They work the same way as internal drives. Generally they are connected via USB, so access is slower. If you have USB3 then access will be faster than it would be with either USB1 or USB2. But still slower than an internal drive. You can also connect an external network drive, which will be much faster than a USB drive, but still not as fast as an internal drive.
In general once connected the external drive will show up as a device in you file system. On Windows it should be automatically mounted and assigned a letter identifier, such as D: E: etc.
Then you just have to check whether it already has a file system on it (i.e. folders and file structure). If it does not right click on the drive ID (e.g. D:) and select the format option, which will create a file system on the device.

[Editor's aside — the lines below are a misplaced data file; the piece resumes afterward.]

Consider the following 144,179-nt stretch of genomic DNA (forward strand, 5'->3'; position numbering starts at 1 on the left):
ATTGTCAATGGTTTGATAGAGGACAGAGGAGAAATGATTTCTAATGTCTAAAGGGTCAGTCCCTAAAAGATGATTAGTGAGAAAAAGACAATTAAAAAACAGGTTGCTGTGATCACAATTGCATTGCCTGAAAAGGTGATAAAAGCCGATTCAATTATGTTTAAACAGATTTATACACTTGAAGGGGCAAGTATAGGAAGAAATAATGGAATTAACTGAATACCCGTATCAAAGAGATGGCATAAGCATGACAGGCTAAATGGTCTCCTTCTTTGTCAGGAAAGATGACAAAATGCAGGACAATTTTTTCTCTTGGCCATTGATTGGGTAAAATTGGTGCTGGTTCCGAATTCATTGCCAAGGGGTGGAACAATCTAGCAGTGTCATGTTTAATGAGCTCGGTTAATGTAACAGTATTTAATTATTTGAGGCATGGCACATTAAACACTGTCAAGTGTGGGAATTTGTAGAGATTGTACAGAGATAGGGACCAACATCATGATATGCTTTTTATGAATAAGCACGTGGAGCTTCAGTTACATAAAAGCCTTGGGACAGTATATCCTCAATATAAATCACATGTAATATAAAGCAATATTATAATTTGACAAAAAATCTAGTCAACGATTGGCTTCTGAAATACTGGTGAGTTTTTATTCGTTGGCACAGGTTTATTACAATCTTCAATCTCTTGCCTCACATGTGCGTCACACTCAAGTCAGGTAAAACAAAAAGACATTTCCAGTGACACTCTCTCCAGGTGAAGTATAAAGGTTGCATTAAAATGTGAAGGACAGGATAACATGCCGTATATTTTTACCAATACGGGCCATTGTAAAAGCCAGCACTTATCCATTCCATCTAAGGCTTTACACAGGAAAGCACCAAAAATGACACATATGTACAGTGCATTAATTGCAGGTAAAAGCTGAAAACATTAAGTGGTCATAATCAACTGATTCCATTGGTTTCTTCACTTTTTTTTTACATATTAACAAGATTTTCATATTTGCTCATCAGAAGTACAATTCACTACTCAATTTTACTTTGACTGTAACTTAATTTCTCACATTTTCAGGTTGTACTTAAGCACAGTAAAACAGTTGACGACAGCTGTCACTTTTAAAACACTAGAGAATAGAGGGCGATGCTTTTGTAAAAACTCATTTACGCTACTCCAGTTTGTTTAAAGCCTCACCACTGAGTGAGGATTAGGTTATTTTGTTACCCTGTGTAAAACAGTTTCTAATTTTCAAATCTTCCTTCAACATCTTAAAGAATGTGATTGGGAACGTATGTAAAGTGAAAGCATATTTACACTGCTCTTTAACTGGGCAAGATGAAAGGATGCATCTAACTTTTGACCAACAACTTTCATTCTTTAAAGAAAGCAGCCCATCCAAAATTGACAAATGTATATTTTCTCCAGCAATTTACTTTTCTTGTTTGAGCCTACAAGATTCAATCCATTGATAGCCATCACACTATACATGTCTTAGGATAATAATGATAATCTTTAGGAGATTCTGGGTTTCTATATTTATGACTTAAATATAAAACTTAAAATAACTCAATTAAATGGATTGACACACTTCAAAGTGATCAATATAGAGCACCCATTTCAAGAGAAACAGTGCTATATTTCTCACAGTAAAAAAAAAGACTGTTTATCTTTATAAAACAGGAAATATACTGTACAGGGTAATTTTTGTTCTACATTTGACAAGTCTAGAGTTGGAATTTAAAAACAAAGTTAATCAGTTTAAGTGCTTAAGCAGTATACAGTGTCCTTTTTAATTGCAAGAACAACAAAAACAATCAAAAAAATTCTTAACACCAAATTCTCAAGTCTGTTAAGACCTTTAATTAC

On Linux, the device will show up in the /dev directory with a name something like /dev/sda or /dev/sdb, etc. The "sd" stands for SCSI device, and it is sort of a legacy designation for drives. Then you need to run a utility to format the disk, and configure the disk partitions to be mounted in the Linux file system.